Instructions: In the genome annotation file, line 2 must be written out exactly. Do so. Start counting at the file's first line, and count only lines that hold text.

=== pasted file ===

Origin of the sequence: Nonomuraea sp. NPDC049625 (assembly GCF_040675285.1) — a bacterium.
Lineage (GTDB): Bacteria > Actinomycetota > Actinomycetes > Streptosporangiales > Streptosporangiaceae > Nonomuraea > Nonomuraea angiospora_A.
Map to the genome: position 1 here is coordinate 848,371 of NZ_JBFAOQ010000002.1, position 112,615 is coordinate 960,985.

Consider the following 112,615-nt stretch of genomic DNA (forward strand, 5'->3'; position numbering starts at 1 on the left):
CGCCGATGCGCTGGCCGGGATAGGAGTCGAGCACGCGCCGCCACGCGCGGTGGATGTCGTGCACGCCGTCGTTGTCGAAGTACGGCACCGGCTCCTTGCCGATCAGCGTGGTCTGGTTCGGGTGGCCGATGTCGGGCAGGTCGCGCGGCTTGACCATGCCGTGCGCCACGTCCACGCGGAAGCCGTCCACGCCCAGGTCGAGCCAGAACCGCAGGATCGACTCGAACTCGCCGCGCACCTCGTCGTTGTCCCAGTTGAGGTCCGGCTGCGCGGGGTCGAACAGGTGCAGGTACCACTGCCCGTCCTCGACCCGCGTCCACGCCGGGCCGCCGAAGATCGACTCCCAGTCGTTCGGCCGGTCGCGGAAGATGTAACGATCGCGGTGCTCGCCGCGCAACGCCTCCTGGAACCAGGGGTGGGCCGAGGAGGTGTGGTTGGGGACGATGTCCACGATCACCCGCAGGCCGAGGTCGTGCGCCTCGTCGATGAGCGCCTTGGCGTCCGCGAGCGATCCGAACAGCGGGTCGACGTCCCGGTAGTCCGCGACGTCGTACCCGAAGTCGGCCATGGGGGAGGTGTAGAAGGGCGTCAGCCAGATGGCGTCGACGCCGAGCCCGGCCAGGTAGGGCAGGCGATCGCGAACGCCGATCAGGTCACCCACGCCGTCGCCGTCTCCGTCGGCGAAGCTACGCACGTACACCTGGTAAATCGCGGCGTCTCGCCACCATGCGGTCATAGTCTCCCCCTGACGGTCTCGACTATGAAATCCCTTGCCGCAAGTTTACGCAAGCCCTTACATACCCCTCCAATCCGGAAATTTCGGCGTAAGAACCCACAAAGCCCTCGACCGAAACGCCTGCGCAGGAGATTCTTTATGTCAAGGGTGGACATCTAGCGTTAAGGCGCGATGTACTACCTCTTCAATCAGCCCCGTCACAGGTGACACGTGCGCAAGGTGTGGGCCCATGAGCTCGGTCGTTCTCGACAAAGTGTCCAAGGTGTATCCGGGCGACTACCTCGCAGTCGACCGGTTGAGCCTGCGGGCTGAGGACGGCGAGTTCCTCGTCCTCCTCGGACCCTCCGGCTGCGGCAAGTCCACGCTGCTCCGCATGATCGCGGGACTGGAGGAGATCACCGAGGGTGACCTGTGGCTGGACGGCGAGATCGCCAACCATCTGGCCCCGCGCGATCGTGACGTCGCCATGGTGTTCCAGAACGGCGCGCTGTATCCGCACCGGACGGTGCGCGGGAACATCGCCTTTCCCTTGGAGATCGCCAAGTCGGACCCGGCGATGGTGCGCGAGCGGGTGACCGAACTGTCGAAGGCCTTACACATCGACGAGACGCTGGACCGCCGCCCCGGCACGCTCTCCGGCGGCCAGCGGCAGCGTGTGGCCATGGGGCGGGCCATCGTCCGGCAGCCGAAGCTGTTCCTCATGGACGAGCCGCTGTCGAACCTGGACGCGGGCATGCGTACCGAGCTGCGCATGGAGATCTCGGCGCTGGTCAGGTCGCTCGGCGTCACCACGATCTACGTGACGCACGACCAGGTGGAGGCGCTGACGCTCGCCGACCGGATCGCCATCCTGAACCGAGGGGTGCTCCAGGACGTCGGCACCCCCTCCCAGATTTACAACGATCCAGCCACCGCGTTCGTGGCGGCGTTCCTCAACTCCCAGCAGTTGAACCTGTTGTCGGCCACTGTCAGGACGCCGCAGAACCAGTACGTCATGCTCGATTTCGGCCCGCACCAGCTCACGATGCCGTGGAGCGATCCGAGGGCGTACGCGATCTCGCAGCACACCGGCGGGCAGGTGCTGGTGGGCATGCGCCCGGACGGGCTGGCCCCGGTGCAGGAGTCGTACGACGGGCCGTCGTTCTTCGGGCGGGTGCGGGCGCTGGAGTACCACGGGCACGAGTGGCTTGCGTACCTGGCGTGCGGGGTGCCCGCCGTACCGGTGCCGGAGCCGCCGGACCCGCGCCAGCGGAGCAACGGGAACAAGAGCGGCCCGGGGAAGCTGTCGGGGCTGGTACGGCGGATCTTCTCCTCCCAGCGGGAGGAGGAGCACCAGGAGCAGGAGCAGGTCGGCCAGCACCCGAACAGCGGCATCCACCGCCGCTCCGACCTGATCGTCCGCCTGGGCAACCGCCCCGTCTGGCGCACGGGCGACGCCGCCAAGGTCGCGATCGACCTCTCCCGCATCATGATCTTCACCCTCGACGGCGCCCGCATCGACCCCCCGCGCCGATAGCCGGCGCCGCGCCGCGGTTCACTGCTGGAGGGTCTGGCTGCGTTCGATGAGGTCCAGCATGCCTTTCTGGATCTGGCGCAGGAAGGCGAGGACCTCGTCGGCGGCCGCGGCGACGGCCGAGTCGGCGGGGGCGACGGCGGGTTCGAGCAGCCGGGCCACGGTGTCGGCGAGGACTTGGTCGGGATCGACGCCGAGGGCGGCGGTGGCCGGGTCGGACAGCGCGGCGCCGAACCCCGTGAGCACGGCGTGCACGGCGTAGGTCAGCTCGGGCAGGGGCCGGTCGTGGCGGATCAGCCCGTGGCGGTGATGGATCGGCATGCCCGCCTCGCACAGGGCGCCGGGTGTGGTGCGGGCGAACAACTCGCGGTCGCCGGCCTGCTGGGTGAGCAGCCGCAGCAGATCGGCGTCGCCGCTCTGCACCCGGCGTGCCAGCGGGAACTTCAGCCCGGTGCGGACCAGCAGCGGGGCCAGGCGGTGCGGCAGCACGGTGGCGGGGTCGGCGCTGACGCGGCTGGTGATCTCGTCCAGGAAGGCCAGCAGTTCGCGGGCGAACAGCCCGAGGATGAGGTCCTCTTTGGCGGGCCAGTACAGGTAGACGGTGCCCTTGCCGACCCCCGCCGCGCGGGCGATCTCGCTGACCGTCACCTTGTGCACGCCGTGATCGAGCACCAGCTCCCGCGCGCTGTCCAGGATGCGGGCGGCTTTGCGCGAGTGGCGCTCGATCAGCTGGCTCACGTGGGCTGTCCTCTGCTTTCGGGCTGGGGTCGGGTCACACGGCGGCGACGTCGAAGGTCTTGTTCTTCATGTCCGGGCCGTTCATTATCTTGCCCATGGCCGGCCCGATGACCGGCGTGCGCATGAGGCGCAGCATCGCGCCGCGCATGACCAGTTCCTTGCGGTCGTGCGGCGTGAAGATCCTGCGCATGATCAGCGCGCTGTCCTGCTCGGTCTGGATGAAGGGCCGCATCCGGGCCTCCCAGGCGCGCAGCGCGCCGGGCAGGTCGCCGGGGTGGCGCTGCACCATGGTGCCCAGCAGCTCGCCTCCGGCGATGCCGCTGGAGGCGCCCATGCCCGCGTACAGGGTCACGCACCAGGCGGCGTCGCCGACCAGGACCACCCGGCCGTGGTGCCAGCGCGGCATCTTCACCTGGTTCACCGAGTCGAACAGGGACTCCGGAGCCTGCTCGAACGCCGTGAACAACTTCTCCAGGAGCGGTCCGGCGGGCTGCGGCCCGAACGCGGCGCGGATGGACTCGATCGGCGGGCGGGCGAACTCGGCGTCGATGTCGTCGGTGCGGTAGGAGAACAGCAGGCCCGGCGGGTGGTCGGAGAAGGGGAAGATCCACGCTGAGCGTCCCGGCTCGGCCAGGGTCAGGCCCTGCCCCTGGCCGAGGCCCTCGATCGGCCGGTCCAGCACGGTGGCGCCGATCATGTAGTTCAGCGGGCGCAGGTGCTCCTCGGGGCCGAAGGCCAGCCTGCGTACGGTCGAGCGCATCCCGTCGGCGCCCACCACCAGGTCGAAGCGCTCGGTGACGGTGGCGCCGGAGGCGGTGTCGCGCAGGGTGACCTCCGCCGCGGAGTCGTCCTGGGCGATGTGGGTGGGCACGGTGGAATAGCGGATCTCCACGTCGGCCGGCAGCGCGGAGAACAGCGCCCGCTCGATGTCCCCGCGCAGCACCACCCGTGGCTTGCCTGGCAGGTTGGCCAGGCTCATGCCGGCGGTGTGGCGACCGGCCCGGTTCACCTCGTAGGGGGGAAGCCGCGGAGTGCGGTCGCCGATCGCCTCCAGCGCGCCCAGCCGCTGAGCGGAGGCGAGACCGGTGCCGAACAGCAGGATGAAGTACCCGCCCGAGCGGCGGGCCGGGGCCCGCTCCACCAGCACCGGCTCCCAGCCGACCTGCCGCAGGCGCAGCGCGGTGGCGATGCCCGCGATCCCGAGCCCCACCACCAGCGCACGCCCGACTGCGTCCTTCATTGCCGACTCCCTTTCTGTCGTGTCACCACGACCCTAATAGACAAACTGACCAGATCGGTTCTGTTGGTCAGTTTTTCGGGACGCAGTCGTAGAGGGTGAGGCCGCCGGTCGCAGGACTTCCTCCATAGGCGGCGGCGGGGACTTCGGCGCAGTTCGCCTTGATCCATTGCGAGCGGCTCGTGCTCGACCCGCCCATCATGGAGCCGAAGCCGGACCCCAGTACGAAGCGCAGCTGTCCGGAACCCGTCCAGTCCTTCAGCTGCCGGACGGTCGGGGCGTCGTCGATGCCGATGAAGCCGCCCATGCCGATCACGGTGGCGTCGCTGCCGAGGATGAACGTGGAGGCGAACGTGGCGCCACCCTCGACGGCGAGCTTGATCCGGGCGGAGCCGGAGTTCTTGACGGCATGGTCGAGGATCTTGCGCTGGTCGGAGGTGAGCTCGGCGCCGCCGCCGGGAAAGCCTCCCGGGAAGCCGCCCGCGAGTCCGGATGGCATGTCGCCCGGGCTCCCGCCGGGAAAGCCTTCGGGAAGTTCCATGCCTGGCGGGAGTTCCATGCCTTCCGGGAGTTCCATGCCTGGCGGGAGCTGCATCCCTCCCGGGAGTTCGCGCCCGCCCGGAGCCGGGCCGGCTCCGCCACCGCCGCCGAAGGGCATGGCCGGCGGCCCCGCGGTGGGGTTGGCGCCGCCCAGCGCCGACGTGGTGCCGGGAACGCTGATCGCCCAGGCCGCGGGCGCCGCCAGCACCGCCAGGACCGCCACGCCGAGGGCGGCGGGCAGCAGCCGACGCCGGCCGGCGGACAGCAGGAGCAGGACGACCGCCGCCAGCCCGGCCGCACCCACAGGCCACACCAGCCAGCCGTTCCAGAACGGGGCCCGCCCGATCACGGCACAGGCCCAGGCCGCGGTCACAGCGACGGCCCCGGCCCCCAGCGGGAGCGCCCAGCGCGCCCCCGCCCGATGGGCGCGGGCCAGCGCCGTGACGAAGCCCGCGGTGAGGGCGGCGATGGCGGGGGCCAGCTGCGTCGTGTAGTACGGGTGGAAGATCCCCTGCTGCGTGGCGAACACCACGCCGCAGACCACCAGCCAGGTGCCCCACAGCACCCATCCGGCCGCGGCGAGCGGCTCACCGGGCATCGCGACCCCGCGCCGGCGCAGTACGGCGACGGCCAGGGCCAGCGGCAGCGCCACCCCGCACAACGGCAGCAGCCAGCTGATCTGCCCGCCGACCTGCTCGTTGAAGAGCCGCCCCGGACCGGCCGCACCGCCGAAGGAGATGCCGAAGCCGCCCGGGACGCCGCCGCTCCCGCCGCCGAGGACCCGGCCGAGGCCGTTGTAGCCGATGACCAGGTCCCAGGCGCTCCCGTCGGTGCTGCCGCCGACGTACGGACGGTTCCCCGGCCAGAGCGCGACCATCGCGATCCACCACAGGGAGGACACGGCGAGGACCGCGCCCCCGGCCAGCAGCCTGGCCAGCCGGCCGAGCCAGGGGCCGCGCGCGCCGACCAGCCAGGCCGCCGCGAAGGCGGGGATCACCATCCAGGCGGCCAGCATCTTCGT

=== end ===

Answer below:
Lineage (GTDB): Bacteria > Actinomycetota > Actinomycetes > Streptosporangiales > Streptosporangiaceae > Nonomuraea > Nonomuraea angiospora_A.